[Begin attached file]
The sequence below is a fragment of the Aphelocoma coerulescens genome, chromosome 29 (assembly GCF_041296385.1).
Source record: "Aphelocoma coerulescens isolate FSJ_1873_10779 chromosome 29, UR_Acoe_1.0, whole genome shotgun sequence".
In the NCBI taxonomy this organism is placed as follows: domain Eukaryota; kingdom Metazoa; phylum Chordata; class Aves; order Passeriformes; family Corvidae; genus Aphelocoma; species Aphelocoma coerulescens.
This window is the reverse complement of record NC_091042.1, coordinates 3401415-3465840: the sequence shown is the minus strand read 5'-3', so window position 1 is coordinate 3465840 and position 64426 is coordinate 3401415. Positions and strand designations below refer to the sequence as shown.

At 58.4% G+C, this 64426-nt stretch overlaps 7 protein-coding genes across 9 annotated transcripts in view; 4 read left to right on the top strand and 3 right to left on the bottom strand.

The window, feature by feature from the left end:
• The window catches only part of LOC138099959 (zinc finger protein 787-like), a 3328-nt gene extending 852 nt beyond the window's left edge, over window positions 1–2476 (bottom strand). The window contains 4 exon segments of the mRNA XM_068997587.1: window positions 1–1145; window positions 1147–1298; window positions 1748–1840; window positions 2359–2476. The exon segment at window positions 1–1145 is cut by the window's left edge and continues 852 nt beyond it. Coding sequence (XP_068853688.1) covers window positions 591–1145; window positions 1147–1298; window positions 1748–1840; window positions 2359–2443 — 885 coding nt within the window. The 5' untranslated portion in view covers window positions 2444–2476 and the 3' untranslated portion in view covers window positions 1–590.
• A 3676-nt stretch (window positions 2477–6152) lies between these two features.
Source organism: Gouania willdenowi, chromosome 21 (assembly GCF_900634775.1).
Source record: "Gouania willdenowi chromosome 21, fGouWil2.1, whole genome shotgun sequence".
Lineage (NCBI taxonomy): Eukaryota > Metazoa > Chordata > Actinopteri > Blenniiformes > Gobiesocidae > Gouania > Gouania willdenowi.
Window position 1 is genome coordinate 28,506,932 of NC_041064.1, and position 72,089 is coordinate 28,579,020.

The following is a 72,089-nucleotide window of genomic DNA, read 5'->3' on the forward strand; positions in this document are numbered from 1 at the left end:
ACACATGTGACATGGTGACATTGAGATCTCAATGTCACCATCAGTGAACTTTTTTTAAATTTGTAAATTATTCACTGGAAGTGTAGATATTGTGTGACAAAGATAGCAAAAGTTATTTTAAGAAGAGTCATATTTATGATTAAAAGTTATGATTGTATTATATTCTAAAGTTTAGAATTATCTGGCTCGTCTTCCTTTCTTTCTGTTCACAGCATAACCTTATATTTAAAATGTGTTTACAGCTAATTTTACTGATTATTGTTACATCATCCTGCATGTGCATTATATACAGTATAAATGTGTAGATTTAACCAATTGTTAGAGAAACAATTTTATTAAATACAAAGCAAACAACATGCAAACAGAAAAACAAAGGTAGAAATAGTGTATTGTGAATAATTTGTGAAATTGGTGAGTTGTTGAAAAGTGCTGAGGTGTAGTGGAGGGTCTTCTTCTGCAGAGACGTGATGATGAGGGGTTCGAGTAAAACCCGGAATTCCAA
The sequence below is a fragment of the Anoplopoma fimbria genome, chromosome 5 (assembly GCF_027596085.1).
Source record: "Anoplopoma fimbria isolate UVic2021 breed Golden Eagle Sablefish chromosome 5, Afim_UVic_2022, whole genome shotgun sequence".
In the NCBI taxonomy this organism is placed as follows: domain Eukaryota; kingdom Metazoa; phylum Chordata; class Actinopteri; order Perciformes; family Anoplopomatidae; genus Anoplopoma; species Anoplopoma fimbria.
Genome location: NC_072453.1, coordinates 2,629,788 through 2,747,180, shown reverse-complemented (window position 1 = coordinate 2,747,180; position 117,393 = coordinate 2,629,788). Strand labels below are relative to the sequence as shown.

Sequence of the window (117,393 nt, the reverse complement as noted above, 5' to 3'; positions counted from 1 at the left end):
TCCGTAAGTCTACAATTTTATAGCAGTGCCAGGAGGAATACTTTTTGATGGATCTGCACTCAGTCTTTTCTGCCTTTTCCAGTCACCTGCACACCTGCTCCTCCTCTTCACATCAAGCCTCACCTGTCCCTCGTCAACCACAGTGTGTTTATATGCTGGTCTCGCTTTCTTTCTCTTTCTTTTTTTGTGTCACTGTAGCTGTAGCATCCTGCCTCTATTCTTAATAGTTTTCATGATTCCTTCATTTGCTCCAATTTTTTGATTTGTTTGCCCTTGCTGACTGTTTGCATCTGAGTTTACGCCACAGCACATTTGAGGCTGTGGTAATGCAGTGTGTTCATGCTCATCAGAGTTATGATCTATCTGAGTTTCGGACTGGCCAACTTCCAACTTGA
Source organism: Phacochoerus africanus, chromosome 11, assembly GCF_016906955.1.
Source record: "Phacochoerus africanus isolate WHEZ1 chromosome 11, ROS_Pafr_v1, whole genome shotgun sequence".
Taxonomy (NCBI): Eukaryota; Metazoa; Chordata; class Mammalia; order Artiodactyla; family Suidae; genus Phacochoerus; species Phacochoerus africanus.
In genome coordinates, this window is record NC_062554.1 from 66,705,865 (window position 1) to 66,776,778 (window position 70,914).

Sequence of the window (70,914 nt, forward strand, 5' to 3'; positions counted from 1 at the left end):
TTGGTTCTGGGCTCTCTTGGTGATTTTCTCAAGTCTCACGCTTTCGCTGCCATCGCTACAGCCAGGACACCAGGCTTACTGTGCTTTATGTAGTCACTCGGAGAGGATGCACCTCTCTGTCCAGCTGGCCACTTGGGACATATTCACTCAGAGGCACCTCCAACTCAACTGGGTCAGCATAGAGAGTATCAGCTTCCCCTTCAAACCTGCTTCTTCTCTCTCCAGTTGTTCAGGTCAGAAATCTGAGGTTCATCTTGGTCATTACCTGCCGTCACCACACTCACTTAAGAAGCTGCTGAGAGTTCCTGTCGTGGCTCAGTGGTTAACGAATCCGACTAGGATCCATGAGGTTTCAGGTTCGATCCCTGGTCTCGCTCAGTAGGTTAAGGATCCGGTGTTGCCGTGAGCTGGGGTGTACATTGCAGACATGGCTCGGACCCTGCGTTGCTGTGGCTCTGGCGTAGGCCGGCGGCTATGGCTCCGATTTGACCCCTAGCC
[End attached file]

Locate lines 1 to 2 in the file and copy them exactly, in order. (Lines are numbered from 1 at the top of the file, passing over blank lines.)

The sequence below is a fragment of the Aphelocoma coerulescens genome, chromosome 29 (assembly GCF_041296385.1).
Source record: "Aphelocoma coerulescens isolate FSJ_1873_10779 chromosome 29, UR_Acoe_1.0, whole genome shotgun sequence".